The official story about the Environmental Protection Agency fraudster who pretended to work for the CIA has collapsed. It turns out that EPA Administrator Gina McCarthy not only didn't uncover John Beale's crimes. She helped him collect extra taxpayer money and appears to have ignored critical evidence of his fraud more than two years before he left the agency. Meanwhile, in another EPA case, the government has threatened an employee with prison time for alleged management errors that appear far less serious than those of Ms. McCarthy.
Faux spy John Beale bilked taxpayers out of almost $900,000 as he pretended for years to be a CIA agent frequently away on secret missions. In reality, taxpayers were funding travel and time off from his job at the EPA. And for years managers including Ms. McCarthy allowed him to get paid as if he was working full-time at the EPA.
In January 2011 Ms. McCarthy ignored a staff recommendation to cancel Beale's annual retention bonus. Then in 2012, after staff informed her that he was still on the payroll after he claimed to have retired, she waited seven months before referring the matter to the EPA's general counsel. Yet Democrats like Senator Barbara Boxer (D., Calif.) have praised Ms. McCarthy for her handling of the Beale disaster.
Now look at how the feds are treating another EPA manager accused of failing to appropriately document an employee work schedule. Mark Townsend is a career scientist in the EPA's Office of Pollution Prevention and Toxics. In July 2012 he received a visit from the staff of the EPA Inspector General's office. The IG staff wouldn't tell him the reason for their inquiry but asked about various personnel matters. They eventually focused on one particular staff scientist and demanded that Mr. Townsend write out and sign a statement about his management of this employee.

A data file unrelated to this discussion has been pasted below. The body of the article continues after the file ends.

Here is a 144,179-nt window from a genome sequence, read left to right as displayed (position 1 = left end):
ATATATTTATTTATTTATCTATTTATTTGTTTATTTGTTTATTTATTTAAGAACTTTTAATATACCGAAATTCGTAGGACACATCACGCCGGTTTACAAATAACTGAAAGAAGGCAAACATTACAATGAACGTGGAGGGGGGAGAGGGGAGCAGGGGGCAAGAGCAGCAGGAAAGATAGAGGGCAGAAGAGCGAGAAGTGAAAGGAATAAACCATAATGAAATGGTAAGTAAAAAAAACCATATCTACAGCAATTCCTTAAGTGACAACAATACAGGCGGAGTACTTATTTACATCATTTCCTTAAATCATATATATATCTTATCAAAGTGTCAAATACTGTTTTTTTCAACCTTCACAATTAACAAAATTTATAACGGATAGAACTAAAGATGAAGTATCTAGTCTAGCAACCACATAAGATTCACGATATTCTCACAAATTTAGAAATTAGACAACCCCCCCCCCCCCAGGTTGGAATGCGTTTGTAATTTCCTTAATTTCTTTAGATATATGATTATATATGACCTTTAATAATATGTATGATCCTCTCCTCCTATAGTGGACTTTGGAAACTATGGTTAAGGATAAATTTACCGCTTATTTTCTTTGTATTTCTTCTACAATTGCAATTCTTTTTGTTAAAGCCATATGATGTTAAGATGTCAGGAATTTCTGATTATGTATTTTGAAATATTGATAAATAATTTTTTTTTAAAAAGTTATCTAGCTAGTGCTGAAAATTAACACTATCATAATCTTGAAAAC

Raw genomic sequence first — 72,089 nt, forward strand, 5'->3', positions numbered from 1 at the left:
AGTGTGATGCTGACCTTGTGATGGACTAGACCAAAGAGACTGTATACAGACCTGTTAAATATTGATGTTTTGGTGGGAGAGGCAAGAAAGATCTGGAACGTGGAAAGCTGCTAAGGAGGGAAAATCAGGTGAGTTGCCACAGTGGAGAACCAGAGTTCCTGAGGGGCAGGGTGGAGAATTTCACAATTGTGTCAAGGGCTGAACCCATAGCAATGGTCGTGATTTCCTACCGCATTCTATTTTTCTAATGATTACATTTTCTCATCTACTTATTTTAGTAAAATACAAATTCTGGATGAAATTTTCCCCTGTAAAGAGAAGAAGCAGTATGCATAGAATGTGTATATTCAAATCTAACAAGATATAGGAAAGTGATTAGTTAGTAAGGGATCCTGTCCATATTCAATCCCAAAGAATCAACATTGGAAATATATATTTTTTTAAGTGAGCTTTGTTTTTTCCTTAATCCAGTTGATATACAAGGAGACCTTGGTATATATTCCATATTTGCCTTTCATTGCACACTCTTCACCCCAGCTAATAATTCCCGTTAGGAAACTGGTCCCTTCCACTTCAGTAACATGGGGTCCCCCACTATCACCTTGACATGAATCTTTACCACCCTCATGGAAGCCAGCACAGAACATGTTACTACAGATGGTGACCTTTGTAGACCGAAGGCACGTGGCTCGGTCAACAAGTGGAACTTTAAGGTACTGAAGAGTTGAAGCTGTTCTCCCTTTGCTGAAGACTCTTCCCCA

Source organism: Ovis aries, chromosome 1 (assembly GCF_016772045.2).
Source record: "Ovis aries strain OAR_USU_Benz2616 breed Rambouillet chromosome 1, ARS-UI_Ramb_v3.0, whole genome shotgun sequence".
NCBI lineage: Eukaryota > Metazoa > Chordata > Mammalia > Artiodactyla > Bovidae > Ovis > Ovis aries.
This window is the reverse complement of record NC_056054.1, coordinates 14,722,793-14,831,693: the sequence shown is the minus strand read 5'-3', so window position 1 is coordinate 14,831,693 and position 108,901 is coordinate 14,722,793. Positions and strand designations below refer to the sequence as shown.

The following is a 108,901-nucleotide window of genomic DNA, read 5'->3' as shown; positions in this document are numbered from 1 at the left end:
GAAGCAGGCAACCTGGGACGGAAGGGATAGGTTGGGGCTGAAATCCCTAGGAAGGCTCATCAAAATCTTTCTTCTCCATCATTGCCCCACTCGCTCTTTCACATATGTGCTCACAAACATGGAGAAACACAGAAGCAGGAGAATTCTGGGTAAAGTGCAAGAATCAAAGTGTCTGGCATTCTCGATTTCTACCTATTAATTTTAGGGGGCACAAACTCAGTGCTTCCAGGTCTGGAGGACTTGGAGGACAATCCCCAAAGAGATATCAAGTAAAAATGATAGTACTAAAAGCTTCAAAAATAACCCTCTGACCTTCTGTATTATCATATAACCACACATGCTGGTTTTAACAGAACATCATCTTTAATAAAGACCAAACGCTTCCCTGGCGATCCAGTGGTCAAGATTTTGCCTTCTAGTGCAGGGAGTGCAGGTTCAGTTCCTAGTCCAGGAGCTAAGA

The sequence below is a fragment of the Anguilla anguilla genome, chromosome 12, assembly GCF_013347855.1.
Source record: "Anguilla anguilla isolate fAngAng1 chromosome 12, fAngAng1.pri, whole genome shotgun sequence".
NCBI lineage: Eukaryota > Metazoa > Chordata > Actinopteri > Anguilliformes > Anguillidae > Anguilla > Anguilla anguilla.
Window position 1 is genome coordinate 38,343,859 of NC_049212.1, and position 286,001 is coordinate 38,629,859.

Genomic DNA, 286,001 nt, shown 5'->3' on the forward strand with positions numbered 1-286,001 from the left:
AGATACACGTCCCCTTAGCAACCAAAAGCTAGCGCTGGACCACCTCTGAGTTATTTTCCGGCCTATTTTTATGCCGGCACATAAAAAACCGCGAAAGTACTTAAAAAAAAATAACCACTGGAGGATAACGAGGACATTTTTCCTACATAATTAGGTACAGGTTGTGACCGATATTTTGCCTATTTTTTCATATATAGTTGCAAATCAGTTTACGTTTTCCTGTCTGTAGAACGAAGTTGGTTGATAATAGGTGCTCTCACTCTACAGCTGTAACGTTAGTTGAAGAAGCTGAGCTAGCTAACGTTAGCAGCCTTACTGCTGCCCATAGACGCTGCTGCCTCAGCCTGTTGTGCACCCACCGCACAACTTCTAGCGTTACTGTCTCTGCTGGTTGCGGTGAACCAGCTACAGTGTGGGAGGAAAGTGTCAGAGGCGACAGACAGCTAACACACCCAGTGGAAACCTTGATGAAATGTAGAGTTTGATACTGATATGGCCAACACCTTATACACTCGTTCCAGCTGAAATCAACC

A year later, the Department of Justice threatened to charge Mr. Townsend with various crimes because he had filled out electronic time cards attesting that the scientist had been on duty, and had also signed off on regular summaries of days worked. The scientist whose time cards the DOJ considered fraudulent had not been at the office.
By longstanding arrangement that predated Mr. Townsend's arrival in the office, the woman had been allowed to work from home and not much was expected of her. She was believed to suffer from severe multiple sclerosis and while Mr. Townsend never saw any medical documentation, he did visit her house once to help her use her computer. It was part of his effort to help her become more productive.
He reports that she was confined to a wheelchair and that the entire house had been configured to accommodate her apparent illness. Prosecutors have not claimed that she wasn't sick, but only that she wasn't doing enough work from home to justify the time for which she was paid.
We recount all this because Justice's treatment of Mr. Townsend contrasts so sharply with the handling of the EPA senior officials who knowingly filled out bogus time cards for John Beale and haven't been charged with anything. Has anyone even received a reprimand?
The contrast gets odder still. On June 28, 2013, U.S. Attorney Ronald Machen sent to Mark Townsend's lawyer a draft plea agreement. Mr. Townsend was given two weeks to plead guilty to first degree misdemeanor fraud, punishable by up to 180 days imprisonment. If he did not accept this deal, prosecutors warned that they would "bring the hammer down."